When my mother was diagnosed with pancreatic cancer a few months ago, I did what many of usÂ do; searched the internet. First, I looked up the doctor my son-in-law recommended. I knew enough about pancreatic cancer to hold off on getting any more details, at least for awhile.
OnÂ Dr. Temperoâs website, I was happy to see videos of her. She was obviously smart and informed and confident in her expertise. But that wasnât the part I liked best. She had participated in a film by thePancreatic Cancer Action NetworkÂ (PCAN), a patient advocacy group. Many cancer docs (and Iâve known dozens) donât interact with those groups, maybe even feeling a subtle criticism if patients want to advocate for themselves. She was not cut of this cloth. She seemed to want to share information and include patients in their own care. This gave me some comfort heading into the experience of cancer with my mom.
I called PCAN and they Â sent me a packet ofÂ materials about research, diet, living with pancreatic cancer, even a purple bracelet. My mother found it very comforting to have a sense ofÂ direction in the shifting sand of her new life. I signed up for their mailing list, knowing that Iâd need to decide which information would help her and which would be overload. So it wasÂ myÂ email box that received the invitation to run in Purple Stride, a run/walk to benefit PCAN which takes place all over the country.
âPerfect,â I thought, âA convenient antidote to helplessness.â
Iâve learned over the years that even in helpless situations, thereâs always something I can do and it helps to do it. Maybe I can imagine whoever is suffering (even myself) in the arms of a great warm protector. Maybe itâs doing laundry or taking a walk. Maybe itâs listening. And perhaps, itâs a run through the San Francisco Presidio.
I didnât have much time to train. Keeping my own life going and managing my momâs health was enough! So I set my goal low. Show up. Run the whole 5 K. Donât stop. Donât come in last. (My family will tell you Iâm allergic to competition, but Iâve been trying to work on that).
I was out of town for many of the last weeks before the run. I even considered not doing it. But then Iâd remember my goals. Could I still meet them? I thought I had a chance. I finally went for an actual training run, my wife riding her bike next to me. I got around Lake Merritt, a perfect 5K, and I did walk part of the way, but I made it. (Letâs not talk about two days later, when I could hardly get up from ourÂ very low couch).
Anyway, the day arrived. My youngest daughter and my wife drove me to Crissy Field, the beautiful start to the run. We were super early (this is not unusual) and that meant we got a parking place and got a chance to people watch. This was one diverse crowd! There was no real pattern of ages, genders, backgroundsÂ orÂ ethnicities. That made me think there is no true pattern to who gets this terrible illness.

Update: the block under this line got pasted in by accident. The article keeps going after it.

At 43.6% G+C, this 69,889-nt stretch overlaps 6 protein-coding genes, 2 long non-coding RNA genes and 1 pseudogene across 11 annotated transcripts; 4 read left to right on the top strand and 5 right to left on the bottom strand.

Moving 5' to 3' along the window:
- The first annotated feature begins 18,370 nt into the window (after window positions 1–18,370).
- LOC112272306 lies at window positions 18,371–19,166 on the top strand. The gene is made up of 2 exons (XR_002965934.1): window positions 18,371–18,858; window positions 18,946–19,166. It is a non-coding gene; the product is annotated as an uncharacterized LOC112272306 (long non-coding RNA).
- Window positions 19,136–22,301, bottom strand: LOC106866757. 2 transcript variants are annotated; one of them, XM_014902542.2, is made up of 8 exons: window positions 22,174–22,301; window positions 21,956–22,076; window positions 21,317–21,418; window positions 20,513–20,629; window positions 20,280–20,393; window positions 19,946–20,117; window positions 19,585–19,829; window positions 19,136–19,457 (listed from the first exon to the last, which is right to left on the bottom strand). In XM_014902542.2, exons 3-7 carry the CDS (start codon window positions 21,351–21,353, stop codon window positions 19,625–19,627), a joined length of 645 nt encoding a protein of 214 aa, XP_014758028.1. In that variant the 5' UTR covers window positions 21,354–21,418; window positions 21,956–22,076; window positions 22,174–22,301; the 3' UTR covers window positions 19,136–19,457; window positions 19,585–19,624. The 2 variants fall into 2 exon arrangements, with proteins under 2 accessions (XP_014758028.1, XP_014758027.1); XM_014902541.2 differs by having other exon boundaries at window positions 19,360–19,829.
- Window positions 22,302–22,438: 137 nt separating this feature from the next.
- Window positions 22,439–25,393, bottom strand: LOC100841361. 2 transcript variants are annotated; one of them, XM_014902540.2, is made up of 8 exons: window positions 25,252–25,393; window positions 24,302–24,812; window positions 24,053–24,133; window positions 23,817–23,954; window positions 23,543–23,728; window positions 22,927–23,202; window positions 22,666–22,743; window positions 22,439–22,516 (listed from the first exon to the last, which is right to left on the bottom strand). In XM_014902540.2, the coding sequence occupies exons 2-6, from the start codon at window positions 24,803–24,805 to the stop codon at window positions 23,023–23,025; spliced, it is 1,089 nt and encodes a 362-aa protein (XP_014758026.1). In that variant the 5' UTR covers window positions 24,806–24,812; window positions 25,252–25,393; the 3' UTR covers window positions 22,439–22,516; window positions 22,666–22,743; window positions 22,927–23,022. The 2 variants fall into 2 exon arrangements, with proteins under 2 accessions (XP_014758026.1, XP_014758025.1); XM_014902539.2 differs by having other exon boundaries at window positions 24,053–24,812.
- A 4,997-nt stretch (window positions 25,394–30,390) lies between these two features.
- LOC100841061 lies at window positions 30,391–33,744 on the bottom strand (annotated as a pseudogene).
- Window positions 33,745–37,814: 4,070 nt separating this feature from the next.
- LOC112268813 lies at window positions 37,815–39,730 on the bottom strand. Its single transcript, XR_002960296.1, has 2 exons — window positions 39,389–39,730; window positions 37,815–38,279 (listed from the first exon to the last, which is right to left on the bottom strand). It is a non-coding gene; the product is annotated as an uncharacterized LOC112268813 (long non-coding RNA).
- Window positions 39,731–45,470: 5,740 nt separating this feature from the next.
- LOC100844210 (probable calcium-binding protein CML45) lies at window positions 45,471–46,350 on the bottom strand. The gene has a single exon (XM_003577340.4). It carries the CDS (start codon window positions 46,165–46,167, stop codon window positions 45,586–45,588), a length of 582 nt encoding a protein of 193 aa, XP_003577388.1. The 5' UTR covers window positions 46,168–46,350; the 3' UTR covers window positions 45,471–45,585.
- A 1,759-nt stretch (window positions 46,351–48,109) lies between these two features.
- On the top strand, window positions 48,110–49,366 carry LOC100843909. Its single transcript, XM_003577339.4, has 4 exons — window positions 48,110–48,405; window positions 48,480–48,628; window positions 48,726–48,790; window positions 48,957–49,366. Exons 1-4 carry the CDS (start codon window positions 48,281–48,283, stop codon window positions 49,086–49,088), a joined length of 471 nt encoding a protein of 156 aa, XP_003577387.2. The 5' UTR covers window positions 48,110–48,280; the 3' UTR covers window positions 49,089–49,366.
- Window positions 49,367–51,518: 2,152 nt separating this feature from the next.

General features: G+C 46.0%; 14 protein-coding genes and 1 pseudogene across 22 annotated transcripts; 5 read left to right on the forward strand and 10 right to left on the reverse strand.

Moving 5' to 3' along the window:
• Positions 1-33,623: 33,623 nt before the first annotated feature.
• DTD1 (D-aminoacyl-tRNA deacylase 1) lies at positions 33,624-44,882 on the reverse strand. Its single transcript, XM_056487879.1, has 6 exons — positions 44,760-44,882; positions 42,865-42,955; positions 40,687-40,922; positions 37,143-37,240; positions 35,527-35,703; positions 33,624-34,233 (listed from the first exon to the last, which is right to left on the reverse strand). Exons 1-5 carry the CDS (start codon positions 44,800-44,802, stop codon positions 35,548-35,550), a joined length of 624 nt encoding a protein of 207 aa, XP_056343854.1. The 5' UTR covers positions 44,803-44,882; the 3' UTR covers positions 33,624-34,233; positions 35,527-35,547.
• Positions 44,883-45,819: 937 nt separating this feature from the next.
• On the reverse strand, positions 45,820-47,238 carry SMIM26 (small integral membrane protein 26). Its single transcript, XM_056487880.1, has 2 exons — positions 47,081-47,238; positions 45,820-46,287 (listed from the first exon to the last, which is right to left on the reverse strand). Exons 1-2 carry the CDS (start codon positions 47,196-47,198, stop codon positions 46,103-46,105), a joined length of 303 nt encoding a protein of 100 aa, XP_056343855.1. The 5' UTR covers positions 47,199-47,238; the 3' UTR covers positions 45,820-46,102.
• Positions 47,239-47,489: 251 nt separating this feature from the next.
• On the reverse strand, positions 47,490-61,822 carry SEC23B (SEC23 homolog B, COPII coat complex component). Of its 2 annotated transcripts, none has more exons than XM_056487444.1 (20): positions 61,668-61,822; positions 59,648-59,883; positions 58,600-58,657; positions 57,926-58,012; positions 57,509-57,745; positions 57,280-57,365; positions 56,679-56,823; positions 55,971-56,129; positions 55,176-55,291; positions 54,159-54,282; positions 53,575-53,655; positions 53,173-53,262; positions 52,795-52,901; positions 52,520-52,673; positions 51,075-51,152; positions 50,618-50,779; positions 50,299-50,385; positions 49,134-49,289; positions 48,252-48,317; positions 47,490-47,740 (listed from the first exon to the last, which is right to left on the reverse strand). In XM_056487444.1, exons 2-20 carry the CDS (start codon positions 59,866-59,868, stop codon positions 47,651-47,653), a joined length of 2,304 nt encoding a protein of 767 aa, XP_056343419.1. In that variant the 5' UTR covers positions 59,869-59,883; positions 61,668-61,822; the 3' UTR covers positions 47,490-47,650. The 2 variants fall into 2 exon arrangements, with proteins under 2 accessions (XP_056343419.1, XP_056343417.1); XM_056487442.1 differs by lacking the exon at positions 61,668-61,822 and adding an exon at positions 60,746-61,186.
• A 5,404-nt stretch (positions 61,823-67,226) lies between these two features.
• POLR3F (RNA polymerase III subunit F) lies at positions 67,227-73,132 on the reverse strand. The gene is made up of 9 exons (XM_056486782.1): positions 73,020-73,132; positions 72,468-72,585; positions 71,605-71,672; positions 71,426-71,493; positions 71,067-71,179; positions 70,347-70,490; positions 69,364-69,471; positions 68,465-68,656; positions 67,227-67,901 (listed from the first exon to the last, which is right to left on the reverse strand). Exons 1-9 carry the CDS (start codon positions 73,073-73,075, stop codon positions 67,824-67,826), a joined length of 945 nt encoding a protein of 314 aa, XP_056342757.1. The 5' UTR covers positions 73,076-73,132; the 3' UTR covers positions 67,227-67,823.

I estimatedÂ the crowd at about 1000. The runners and walkers were enthusiastic, laughter and clapping and chatter dominating the tents and grasses, and the tables set up for those who needed to sit down. There was a band playing covers from when I was young, rock and roll and blues, which helped wakeÂ me all the way up. There was a zumba class; I was terrible at it, but that was part of the fun. Finally, there were the speakers; encouraging words to send us on our way. Towards the end, the MC called for every pancreatic cancer survivor to come up front. 5. Thatâs how many there were. 5. I am not ashamed to say I started crying, and I was thinking, âIâm in a crowd of grievers.â
There were strollers with memorial messages on the back, t-shirts with pictures of loved ones who had died, a bulletin board with the pictures and names of so many. The ache in my heart nearly tore me up.
Then it was time to run, and somehow, the biggest impetus was those 5 people, and all the ones who werenât there that day and, of course, my own mother. Â Somehow I was strong that day. I showed up. I ran the whole 5 K. I didnâtÂ stop. I didnâtÂ come in last. And I did leave feeling I hadÂ been able to take at least a small step towards something better. The small amount of money I had been able to raise would be put to good use. Yes, taking action, whatever it is, however big or small, helps me. Usually, my actions are much more private; bringing my mom some groceries or calling to see how she is. Emailing someone I know is going through cancer treatment to see how they are, even writing this blog. But always, small actionsÂ help me to feel Iâm responding, not reacting. Always, if I remember that the actions are a way of perceivingÂ myself asÂ an actor in this world of things beyond my control, I feel more hopeful whether anything has changed or not.
So as I left the city, headed for a full carb breakfast (Iâd earned it, right?) I felt good. Bad things were noticed and talked about and experienced, but I felt good. Strong and capable. A little proud of myself (even though I was raised not to brag). And most of all, I felt inspired. People have some pretty terrible experiences in this world, but together, we can do a lot. And what we canât do, we can see each other through! Thatâs something to celebrate.
Cheryl JonesÂ has been working with people facing loss in their lives forÂ thirty years. She is the host ofÂ Good Grief,Â a weekly radio show on the VoiceAmerica Health and Wellness Channel, about the transformative potential of our losses. You can learn more about her at her website Weathering Grief.